Maelainine Affair: Morocco’s PJD on Defense amid “Hypocrisy” Accusations


Rabat – Islamist MP Amina Maelainine has acknowledged the authenticity of widely-circulated pictures of her without a hijab, compelling a u-turn move from Morocco’s Islamist establishment.

When pictures emerged weeks ago depicting Morocco’sJustice and Development Party  (PJD) MP Amina Maelainine in jeans and T-shirt and without her hijab in front of Le Moulin Rouge, a Parisian cabaret, the Islamist MP was adamant that the photographs were “fake” and “fabricated.”

Maelainine said the pictures were a montage from Islamism-hostile circles that wanted to defame her, harm her public image, and ruin her political career.

According to a recent report from Moroccan outlet Le 360, however, the Islamist MP “has been compelled to recognize that the pictures were real.”

Personal is not political

Without giving details about what made Maelainine back down from her denials, the newspaper suggested that the controversy had reached a point where both the party and the MP opted for damage control instead of continued denials.

Despite the MP’s threats of suing her most vocal “defamers,” critics were adamant that the pictures were real, suggesting that they were ready to go to any length to prove the PJD’s and Maelainine’s “hypocrisy” and “fraud.”

So she had to mitigate the damage or get caught in a dispute that would have cost her and the party more than a slightly bruised public image, Le 360 suggested.

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But even while “confessing,” Maelainine did not bow to critics’ “intrusion” into her private life. Like in her denial post a week ago, she suggested that her public actions as an MP should not interfere with her personal tastes or choices.

“Having suffered all these attacks and having seen the robust means deployed to harm my reputation, I am more than ever convinced that the path to militancy must be followed with determination and commitment. The battle should be fought in Morocco or abroad, with or without a veil, for the sake of democracy, freedom, justice, and human rights.”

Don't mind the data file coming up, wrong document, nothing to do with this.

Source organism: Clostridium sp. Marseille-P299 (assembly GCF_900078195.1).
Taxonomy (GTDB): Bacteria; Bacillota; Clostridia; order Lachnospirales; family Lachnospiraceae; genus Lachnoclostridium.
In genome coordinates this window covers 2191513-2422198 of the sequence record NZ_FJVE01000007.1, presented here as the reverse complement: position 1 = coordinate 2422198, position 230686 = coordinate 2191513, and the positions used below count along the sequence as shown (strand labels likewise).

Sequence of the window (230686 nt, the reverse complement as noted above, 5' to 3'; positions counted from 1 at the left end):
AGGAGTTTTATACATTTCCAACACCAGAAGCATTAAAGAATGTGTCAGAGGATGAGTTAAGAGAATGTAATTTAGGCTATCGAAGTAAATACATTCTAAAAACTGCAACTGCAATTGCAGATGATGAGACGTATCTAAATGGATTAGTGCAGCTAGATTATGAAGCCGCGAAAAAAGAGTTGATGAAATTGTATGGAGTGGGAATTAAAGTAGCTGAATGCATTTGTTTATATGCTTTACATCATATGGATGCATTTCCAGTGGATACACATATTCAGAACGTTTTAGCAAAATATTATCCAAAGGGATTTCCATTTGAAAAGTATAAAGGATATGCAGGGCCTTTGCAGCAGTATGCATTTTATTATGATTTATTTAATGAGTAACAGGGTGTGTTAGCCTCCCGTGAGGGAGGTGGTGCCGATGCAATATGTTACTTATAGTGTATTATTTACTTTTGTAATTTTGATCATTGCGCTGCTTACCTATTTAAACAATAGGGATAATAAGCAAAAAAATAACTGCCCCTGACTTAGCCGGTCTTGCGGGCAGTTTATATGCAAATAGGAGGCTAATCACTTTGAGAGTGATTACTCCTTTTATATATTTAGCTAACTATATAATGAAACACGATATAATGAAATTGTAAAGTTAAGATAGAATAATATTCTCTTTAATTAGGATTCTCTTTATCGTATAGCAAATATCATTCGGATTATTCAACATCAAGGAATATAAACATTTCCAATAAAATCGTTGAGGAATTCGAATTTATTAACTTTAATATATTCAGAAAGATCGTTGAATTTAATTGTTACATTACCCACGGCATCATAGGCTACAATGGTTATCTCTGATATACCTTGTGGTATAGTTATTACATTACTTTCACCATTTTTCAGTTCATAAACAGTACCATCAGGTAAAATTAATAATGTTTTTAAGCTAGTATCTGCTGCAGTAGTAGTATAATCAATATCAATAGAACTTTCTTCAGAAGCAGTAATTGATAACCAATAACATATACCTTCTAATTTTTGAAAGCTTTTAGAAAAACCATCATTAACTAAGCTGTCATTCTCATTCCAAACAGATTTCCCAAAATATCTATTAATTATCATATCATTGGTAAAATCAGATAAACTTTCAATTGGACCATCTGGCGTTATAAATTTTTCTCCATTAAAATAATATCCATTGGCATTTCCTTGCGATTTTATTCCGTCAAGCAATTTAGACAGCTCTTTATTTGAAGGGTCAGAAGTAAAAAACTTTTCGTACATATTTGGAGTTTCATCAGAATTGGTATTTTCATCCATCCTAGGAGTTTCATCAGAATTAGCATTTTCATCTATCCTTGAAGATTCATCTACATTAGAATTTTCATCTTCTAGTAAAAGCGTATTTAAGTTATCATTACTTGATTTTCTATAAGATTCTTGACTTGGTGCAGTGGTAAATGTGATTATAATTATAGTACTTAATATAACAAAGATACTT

Hijab not a PJD requirement

Both Maelainine’s acknowledgment of the pictures’ authenticity and her defense of her politics and convictions have raised eyebrows in Morocco’s secular and Islamist circles.

While secularists tend to feel satisfaction at unearthing the “contradictions of the Islamists,” Islamists are having a hard time processing Maelainine’s latest position. Condemning “extravagant” and “suggestive” clothing is part of Islamist ideology, blending the personal and the public expression of selfhood in one single basket of “virtue” and “religiosity.”

But such ideological reckoning was not the most interesting part of the latest developments in the Maelainine affair. The interesting part, should Le 360’s report be confirmed, is the u-turn that the MP’s “confession” has provoked in the PJD establishment.

Maelainine is considered to be close to Abdelilah Benkirane, the former head of government and PJD leader who is still a party mogul. According to the newspaper, Benkirane spoke to his protege in the heat of the controversies about her Parisian adventure.